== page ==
• Distribution of land has for a long time failed, sometimes turning bloody as it did a year ago when one person was shot dead.
• More than 3,000 acres were grabbed by rich people, senior government officers and politicians.
The perennially disputed Mwea settlement scheme belongs to Embu and Kirinyaga counties, former Cabinet minister Joe Nyagah has said.
Nyagah said the county governments of Embu and Kirinyaga should be involved for the distribution of land to be successful.
The allocation of the 54,000-acre scheme has been contentious for a long time, sometimes turning bloody as it happened last year when one person was shot dead by the police and eight others injured. The government subsequently suspended the issuance of title deeds.
Nyagah said the land historically belonged to the Ndia community of Kirinyaga and the Mbeere and was known as the Kikuyu Trust land during the colonial period.
The former politician told the Star at his Gachoka home that the Ndia and Mbeere communities later accommodated the Kambas. That is how the Kambas became landowners in central Kenya.
The situation changed in 1963 during the Lancaster House constitutional conference in London when his father, the late Jeremiah Nyagah, lobbied fiercely and succeeded in pulling the Mbeere and Embu out of Central to Eastern province.
He said owing to a fierce conflict between his father and President Jomo Kenyatta, the President put the Kikuyu Trust land under irrigation. It became Mwea irrigation scheme but in Central province. Mwea settlement scheme remained in Eastern province.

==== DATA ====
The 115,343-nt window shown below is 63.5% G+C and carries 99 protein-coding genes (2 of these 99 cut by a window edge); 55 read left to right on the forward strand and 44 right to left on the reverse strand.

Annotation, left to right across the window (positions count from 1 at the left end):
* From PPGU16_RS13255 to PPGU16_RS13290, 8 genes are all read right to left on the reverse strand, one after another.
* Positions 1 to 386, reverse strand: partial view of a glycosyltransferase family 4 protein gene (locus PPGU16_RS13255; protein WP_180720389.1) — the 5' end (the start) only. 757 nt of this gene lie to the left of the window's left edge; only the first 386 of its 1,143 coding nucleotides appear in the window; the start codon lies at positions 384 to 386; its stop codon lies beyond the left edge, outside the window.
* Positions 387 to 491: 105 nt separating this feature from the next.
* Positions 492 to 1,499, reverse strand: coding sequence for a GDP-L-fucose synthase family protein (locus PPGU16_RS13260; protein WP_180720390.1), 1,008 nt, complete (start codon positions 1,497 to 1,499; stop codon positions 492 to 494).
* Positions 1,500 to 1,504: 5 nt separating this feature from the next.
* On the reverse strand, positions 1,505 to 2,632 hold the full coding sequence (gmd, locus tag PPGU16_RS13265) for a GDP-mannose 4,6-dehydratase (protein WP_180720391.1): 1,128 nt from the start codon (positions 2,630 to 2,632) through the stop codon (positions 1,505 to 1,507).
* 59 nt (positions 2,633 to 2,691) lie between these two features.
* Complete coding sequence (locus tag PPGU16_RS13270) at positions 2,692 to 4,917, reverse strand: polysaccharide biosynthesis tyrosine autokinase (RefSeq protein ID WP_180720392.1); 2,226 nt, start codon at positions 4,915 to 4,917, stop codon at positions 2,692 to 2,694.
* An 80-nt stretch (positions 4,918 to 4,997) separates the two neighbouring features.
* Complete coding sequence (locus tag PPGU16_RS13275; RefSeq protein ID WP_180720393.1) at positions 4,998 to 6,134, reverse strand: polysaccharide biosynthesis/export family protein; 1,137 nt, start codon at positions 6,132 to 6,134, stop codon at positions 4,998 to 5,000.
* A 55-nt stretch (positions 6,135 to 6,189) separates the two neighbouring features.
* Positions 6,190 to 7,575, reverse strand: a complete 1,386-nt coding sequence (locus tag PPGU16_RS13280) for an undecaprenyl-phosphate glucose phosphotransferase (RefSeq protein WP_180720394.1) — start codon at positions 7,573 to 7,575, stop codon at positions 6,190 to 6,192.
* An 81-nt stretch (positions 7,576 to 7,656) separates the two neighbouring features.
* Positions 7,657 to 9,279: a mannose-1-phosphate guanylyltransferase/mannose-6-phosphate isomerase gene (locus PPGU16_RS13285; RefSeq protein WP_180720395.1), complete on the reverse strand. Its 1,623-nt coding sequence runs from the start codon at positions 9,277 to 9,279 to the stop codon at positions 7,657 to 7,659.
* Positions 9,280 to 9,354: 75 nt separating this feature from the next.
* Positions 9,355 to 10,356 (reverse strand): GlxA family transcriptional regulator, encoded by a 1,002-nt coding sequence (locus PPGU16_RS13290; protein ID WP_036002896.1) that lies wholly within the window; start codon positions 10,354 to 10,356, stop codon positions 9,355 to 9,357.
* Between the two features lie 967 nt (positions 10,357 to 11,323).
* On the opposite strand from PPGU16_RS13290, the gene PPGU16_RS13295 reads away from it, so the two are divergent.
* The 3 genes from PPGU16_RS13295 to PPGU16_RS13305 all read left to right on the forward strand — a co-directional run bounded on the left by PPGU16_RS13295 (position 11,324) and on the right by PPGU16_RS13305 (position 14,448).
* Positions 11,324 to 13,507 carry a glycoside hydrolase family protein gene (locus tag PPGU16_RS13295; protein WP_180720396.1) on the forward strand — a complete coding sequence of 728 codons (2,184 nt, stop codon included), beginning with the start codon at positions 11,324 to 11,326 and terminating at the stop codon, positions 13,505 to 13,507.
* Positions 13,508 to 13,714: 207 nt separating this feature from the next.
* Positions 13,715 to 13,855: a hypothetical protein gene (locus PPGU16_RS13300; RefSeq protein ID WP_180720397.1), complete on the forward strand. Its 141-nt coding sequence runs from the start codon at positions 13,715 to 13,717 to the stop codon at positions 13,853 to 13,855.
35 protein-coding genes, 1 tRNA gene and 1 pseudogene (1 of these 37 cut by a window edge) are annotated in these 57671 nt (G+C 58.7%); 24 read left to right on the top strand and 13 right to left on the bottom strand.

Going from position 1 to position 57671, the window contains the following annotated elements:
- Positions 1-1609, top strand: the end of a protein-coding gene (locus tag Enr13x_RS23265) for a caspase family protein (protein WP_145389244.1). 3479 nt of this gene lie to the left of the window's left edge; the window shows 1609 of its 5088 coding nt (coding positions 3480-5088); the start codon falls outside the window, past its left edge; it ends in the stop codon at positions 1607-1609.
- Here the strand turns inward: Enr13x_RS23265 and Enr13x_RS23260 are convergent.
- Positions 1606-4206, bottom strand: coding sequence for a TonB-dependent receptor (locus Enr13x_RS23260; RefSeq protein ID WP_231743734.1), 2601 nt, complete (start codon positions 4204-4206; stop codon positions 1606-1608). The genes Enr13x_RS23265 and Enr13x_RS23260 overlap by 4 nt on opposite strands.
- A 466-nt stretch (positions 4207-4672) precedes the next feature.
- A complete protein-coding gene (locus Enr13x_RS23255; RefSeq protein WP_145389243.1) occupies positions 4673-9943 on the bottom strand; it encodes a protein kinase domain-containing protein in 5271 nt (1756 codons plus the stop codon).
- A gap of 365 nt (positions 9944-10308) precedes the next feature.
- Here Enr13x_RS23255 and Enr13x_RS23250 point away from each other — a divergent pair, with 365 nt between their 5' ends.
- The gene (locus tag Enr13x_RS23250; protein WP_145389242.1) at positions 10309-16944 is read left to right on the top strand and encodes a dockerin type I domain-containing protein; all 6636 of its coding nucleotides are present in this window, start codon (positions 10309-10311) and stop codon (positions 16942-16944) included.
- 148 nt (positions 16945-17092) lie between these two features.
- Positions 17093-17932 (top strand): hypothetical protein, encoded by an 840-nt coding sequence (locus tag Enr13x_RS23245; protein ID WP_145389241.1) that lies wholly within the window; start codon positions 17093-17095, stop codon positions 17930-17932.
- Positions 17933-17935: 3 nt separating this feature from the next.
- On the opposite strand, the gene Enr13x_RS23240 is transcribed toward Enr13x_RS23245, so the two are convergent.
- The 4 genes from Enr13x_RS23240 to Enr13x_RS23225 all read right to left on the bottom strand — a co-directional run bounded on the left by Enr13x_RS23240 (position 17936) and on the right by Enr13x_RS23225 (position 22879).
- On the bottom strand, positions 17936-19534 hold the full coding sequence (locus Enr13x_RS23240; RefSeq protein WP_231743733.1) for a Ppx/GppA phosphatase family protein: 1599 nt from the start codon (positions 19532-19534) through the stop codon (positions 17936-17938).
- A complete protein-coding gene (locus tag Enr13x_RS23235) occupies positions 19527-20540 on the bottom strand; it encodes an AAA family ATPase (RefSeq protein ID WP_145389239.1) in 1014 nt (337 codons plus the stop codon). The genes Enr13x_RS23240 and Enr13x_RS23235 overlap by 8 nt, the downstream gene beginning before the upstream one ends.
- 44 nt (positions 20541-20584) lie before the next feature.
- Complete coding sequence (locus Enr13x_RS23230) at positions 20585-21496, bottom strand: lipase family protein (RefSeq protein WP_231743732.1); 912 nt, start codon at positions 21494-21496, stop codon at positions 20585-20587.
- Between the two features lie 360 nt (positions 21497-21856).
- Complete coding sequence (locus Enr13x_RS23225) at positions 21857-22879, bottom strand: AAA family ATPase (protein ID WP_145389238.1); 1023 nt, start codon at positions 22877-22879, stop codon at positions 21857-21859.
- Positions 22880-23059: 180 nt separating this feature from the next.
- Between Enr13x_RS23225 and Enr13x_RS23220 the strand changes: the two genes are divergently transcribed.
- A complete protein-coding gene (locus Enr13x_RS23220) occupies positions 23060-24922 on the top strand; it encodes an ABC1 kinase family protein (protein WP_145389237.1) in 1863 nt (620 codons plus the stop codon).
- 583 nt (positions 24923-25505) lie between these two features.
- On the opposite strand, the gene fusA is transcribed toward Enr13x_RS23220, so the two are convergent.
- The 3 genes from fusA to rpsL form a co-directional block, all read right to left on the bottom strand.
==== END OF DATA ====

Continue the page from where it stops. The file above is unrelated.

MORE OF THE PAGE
Nyagah senior, who was a Cabinet minister, tried to have the Mwea settlement scheme distributed to the Mbeere and Kamba people but Mihiriga Kenda of the Kirinyaga community went to court and stopped the exercise.
“In 1978 in a meeting chaired by Vice-President Daniel arap Moi in Kerugoya town, Kirinyaga and Embu districts entered into a deal that Kirinyaga people should get 1,000 farms of 10 acres each of the settlement scheme and about 5,000 farms of 10 acres each should remain with the Embu people,” Nyagah said.
But a district officer who was appointed to oversee the exercise distributed most of the 1,000 pieces meant for Kirinyaga people to persons from Murang'a, Nyeri and Kiambu districts.
When Moi became president he appointed Nyagah as Lands minister and asked him to facilitate the distribution of the scheme land.
He said he could not complete the exercise after representatives of the Kamba people went to court, which stopped the allocation.
After devolution, the Embu county government, in conjunction with the National Land Commission, tried to divide the land into 1,732 parcels but the exercise turned fatal after one person was shot dead and eight others were seriously injured.
“Unless the 1978 deal between the Kirinyaga and Embu districts is implemented by Embu and Kirinyaga county governments, distribution of Mwea settlement scheme will never be successful,” Nyagah said.
According to the former minister, more than 3,000 acres were grabbed by rich people and their families, senior government officers and politicians. Those people should be forced to relinquish the acreage so that the landless squatters who missed land can be settled.
Nyagah said he tried to consult former Kirinyaga Governor Ndathi and Embu Governor Martin Wambora to negotiate over the land but they declined.
He urges Wambora and his counterpart Ann Waiguru to resolve the crisis and leave a good legacy.